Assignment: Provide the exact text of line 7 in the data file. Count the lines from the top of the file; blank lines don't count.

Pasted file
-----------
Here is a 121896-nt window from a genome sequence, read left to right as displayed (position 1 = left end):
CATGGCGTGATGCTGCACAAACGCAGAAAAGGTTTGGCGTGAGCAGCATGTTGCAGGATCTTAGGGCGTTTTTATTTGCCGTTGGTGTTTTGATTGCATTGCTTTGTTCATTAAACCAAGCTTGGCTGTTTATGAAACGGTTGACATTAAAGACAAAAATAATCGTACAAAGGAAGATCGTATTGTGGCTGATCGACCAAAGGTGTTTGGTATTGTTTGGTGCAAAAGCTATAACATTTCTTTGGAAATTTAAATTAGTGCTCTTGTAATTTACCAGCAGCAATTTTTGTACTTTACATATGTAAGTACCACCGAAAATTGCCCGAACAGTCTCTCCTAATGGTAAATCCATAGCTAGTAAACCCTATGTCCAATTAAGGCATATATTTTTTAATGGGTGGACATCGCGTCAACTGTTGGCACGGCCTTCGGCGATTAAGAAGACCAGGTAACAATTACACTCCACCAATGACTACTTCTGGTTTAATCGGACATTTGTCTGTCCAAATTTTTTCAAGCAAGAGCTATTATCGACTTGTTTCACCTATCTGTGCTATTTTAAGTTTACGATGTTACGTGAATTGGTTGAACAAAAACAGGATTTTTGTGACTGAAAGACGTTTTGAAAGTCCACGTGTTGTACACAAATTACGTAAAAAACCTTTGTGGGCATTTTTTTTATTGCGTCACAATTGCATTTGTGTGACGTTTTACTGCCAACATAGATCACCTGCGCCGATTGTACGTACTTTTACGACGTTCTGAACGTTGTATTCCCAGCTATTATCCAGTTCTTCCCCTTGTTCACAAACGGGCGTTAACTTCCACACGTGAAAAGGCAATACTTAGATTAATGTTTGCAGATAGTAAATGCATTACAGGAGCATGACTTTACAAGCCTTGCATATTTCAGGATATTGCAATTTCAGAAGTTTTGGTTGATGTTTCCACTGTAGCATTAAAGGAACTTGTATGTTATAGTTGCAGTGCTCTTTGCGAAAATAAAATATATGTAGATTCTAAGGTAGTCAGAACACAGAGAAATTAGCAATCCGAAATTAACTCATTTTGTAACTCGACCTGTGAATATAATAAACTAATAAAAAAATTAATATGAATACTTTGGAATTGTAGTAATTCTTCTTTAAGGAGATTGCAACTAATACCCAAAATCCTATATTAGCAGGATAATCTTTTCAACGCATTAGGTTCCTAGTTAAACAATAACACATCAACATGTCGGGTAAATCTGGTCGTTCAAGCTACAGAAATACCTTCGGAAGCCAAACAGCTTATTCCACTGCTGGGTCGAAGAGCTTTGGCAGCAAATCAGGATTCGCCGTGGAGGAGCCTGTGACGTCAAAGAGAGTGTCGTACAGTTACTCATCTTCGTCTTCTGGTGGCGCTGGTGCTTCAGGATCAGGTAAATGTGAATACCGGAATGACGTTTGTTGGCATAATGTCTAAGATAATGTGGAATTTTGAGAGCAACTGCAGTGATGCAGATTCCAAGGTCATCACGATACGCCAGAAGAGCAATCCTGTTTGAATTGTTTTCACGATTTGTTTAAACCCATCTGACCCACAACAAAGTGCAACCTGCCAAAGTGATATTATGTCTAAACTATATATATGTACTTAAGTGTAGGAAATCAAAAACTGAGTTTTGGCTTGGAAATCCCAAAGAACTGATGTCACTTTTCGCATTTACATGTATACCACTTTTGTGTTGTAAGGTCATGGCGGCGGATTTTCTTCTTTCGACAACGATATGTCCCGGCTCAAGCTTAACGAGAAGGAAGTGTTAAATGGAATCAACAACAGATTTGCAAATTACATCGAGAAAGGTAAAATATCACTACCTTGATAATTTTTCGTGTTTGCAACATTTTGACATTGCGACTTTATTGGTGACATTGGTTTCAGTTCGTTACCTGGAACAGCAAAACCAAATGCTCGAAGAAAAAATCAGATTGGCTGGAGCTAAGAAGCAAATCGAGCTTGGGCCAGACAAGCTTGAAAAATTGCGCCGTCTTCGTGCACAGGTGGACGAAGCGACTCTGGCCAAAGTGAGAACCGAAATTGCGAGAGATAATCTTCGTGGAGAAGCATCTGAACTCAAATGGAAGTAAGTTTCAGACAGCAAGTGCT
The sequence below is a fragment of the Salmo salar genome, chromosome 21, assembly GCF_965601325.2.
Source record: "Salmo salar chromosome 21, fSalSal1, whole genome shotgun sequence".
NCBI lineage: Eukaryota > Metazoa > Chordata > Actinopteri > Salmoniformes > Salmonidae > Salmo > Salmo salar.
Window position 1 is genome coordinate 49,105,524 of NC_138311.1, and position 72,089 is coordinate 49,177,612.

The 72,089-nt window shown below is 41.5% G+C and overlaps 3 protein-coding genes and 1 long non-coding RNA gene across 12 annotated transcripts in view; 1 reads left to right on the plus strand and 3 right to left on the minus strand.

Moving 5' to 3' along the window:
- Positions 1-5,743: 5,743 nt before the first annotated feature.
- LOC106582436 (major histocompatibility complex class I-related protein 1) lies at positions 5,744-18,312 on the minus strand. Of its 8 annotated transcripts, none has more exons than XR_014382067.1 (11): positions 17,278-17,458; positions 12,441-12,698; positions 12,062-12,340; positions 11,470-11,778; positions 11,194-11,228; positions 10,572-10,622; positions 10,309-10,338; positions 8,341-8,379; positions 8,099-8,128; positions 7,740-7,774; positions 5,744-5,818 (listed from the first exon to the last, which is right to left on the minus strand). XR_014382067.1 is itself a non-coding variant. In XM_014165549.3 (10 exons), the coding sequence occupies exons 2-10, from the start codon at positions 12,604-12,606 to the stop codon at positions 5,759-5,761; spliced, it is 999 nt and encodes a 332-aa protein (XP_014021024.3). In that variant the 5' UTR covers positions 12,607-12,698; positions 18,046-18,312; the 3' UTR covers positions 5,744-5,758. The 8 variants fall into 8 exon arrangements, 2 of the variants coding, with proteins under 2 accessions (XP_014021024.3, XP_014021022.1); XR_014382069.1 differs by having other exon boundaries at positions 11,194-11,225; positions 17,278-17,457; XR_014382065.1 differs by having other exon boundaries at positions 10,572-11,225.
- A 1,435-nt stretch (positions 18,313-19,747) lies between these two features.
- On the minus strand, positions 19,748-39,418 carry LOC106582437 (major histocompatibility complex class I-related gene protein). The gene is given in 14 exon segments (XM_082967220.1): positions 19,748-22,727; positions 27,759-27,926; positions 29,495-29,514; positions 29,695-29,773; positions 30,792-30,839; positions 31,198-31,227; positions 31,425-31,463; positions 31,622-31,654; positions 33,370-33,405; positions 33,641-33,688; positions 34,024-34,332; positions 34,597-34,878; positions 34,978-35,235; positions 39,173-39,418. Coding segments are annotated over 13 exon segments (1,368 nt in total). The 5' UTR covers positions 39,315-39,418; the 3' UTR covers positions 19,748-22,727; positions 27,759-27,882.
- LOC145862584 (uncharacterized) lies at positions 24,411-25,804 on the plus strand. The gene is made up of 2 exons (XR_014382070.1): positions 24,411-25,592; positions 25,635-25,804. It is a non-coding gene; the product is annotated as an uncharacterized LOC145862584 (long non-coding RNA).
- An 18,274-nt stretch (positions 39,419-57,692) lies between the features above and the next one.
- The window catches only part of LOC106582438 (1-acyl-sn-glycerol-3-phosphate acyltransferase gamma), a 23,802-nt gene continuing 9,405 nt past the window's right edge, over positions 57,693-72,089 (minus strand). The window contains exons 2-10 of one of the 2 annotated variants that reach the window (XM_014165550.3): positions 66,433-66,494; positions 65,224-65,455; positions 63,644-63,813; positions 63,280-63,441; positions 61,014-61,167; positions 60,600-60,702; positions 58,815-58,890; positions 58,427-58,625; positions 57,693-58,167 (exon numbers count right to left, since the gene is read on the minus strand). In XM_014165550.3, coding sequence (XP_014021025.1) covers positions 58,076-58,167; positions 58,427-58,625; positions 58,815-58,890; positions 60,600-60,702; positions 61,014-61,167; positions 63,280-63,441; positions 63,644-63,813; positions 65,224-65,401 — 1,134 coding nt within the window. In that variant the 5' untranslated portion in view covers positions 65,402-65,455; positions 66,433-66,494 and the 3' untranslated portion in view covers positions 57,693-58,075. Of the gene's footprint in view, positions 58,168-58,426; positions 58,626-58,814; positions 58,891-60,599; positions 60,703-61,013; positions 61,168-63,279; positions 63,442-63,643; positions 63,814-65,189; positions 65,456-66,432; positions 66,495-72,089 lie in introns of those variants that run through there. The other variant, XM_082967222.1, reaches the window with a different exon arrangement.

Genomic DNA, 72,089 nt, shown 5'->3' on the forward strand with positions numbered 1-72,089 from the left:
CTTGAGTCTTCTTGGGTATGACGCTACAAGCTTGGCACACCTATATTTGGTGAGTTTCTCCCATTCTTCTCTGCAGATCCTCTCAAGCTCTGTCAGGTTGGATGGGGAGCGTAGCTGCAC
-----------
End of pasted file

The 72,089-nt window shown below is 41.5% G+C and overlaps 3 protein-coding genes and 1 long non-coding RNA gene across 12 annotated transcripts in view; 1 reads left to right on the plus strand and 3 right to left on the minus strand.